8/15/2005

Critics Say It's Time to Overhaul Army's Bonus System - New York Times

An Army recruit in Midland, Tex., signed up for four years in the infantry on April 22, and received a $20,000 bonus. Three weeks later near El Paso, another recruit who chose the same job and length of service received no bonus.

Military officials do not consider such disparities surprising. For decades, the Army has used bonuses selectively, to sign up recruits for immediate needs, to help attract applicants for hard-to-fill specialties, and to win over qualified people who might otherwise be lost to better-paying opportunities. Even with the Army falling short of its recruitment goals for the year, the military says the program works: A doubling of the top bonus to $40,000 is often the first thing that Army officials request when Congress asks what they need to maintain troop strength as the war in Iraq goes on. And the Army officials said there were no plans to change the program or give out significantly more money.

"Not all skills qualify for the maximum bonus," said Lt. Col. Bryan Hilferty, an Army spokesman at the Pentagon. "The Army uses bonuses to attract applicants into skills or specialties where they are most needed."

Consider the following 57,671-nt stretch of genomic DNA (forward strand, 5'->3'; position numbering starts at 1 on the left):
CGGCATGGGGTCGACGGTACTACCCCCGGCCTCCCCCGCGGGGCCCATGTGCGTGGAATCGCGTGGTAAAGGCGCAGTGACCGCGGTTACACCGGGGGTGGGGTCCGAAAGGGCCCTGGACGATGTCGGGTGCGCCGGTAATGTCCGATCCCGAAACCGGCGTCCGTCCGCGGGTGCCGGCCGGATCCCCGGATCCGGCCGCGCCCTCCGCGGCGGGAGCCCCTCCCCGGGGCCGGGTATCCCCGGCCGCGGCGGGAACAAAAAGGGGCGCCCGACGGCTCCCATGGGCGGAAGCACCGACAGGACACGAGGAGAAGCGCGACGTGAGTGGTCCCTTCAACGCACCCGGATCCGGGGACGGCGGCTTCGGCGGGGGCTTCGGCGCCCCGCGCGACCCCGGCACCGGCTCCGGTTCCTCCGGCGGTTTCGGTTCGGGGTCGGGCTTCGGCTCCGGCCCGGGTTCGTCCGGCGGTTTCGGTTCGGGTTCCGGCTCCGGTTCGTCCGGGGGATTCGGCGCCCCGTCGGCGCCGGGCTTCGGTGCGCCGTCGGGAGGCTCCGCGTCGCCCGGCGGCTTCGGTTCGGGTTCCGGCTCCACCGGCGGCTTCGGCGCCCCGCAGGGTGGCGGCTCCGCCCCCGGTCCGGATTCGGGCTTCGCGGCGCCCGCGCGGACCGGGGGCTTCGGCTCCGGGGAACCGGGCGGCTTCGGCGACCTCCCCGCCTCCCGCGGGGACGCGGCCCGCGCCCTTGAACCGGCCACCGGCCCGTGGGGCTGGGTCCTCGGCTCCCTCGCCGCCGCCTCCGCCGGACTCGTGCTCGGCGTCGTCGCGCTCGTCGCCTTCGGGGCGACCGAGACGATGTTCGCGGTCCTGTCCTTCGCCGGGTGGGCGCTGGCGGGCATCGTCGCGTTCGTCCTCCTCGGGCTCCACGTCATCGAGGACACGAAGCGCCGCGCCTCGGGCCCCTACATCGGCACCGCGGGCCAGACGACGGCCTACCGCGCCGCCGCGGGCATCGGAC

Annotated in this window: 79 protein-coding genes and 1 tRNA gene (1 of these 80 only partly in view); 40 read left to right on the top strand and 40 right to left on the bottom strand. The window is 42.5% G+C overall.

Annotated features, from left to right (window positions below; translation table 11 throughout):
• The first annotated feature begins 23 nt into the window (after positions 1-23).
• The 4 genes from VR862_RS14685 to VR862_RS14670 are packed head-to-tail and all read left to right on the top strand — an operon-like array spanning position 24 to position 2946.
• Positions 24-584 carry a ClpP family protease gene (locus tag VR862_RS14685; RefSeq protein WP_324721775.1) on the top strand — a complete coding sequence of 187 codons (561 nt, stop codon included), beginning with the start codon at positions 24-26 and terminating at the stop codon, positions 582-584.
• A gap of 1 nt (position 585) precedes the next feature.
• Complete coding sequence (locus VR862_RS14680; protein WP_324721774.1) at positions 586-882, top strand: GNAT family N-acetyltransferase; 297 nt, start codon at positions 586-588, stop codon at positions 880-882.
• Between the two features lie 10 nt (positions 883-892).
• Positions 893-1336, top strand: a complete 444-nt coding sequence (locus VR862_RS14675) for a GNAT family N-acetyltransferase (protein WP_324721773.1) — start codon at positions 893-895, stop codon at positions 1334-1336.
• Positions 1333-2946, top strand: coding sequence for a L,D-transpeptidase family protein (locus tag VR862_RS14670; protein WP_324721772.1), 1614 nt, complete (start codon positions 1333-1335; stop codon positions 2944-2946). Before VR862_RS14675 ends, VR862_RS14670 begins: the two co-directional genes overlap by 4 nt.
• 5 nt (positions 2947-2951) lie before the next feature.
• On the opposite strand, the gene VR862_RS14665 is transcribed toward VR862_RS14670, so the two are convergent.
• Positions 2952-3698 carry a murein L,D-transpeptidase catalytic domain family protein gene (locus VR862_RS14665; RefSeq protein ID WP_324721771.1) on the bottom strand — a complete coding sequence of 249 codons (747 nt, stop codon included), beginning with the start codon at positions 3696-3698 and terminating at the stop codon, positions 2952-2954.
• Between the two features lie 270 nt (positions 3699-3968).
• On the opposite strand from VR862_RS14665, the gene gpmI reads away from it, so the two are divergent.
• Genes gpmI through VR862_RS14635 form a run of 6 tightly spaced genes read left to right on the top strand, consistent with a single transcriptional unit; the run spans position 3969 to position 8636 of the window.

But outside the Pentagon, a growing number of military experts, retired Army officials, recruiters and applicants have begun to clamor for an overhaul in how the Army doles out its incentives. They say that the Army's use of the top bonus amount can be confusing, and it is indeed handed out very infrequently, leading some to charge that applicants can be misled. The bonus disparities among seemingly equal recruits, they said, can also lead to dissension in the ranks as soldiers compare what they received to enlist.

Most fundamentally, though, critics described the program as an ineffective tool for attracting troops - a holdover from an era when the most significant recruiting challenges came from competition with a robust economy. Now the main hindrance to recruitment is war, many said, and bonuses should be used to boost compensation for anyone willing to volunteer.
Critics Say It's Time to Overhaul Army's Bonus System - New York Times

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